Democratic Alliance (DA) leader John Steenhuisen said the Department of Correctional Services’ (DCS) decision to grant former President Jacob Zuma medical parole “makes a mockery of South African law”.
“[It] is entirely unlawful and makes a mockery of the Correctional Matters Amendment Act of 2011”.
Steenhuisen said an independent board should have confirmed if the patient in question – in this case, Zuma – was indeed deserving of medical parole.
Zuma’s parole under scrutiny
This would have been impossible to confirm, considering that Zuma refused to consent to a medical examination. The DCS also failed to disclose if Zuma met the following criteria:
- The prisoner must suffer from a terminal illness or be rendered physically incapacitated due to injury, disease or illness;
- The risk of re-offending must be low; and
- There must be appropriate arrangements for care in the community to which the prisoner is to be released.
Without a report from an independent board and the DCS clarifying these three points, Steenhuisen says the medical parole is in violation of the Correctional Matters Amendment Act.
“Simply being of an advanced age does not qualify”.
Pulling a Shaik
He likened it to Schabir Shaik’s unlawful medical parole in 2009, which resulted in an amendment of Section 79 of the Act, supported by Parliament’s Portfolio Committee on Correctional Services.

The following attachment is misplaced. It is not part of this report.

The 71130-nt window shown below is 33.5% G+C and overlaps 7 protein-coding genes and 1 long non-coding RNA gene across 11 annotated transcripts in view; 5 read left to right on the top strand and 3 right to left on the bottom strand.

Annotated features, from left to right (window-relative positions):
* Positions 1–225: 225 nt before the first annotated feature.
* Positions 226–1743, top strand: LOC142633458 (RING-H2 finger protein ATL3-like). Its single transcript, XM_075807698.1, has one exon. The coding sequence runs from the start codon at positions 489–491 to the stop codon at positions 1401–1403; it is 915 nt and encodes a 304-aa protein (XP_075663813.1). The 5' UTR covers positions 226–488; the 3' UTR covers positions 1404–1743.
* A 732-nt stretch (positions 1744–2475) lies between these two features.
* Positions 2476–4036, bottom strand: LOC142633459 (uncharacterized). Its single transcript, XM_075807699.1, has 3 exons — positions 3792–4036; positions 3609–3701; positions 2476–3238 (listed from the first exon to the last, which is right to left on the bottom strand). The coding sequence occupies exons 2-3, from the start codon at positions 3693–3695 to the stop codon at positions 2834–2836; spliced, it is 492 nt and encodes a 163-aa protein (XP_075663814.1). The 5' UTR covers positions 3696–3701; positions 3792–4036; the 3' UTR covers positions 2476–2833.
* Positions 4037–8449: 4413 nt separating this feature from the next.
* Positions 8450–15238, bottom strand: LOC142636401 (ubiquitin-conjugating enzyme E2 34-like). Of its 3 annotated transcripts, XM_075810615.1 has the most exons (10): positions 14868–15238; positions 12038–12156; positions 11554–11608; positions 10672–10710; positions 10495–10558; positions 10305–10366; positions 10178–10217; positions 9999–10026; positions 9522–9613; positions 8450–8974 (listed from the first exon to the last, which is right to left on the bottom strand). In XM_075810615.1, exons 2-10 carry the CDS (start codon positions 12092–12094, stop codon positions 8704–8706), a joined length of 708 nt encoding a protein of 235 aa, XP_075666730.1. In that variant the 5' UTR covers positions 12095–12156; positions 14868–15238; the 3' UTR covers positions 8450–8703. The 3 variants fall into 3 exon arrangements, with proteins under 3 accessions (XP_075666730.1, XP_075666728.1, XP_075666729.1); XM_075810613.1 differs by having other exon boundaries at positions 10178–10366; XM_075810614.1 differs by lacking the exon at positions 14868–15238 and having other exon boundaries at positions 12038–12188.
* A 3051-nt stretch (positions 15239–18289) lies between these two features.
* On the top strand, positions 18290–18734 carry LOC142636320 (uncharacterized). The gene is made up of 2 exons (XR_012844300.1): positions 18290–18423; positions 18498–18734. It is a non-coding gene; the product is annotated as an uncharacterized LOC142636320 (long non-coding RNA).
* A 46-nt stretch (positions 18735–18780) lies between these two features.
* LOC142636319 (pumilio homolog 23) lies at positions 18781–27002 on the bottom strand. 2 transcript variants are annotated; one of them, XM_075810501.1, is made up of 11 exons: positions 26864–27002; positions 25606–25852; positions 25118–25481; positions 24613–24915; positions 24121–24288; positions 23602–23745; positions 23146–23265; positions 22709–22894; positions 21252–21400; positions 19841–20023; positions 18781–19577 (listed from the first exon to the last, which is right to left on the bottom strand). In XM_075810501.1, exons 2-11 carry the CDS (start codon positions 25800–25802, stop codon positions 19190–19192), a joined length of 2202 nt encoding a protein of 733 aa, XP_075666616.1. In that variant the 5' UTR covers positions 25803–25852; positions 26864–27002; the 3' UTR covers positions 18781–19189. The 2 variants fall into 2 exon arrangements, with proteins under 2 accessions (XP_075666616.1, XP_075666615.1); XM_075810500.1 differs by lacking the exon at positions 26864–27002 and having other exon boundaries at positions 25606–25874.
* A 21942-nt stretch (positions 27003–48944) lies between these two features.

The amendment states the minister must “establish a medical advisory board to provide an independent medical report […], in addition to the medical report referred to in subsection (2)(c).”
He said the Democratic Alliance will request records and proof that due diligence was followed in the board’s granting of Zuma’s medical parole.
The DCS’ announcement
The DCS on Sunday announced Zuma had been placed on medical parole in terms of Section 75(7)(a) of the Correctional Services Act 111 of 1998.
Spokesperson Singabakho Nxumalo said: “Apart from being terminally ill and physically incapacitated, inmates suffering from an illness that severely limits their daily activity or self-care can also be considered for medical parole.”
Nxumalo said Zuma’s medical parole placement means that he will complete the remainder of his sentence “in the system of community corrections”.
The former president is obligated to comply with a specific set of conditions and will be subjected to supervision until his sentence expires.
Additional reporting by Molefe Seeletsa.